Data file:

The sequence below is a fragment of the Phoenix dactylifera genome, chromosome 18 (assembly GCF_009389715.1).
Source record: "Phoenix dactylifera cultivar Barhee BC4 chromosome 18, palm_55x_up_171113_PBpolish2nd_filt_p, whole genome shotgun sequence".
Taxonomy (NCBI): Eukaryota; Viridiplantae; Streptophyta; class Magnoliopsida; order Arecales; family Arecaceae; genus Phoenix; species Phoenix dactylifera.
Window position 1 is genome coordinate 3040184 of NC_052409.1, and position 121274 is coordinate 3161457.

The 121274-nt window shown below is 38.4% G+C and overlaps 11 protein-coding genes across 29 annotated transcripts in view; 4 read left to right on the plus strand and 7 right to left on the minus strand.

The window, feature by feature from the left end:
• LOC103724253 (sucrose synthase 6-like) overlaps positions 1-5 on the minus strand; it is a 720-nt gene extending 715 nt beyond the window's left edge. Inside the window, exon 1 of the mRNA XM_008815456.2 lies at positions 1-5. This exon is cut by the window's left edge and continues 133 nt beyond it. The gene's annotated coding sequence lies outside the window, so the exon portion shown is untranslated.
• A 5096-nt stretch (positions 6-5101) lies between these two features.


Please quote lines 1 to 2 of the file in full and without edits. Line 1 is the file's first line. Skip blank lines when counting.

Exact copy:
The sequence below is a fragment of the Phoenix dactylifera genome, chromosome 18 (assembly GCF_009389715.1).
Source record: "Phoenix dactylifera cultivar Barhee BC4 chromosome 18, palm_55x_up_171113_PBpolish2nd_filt_p, whole genome shotgun sequence".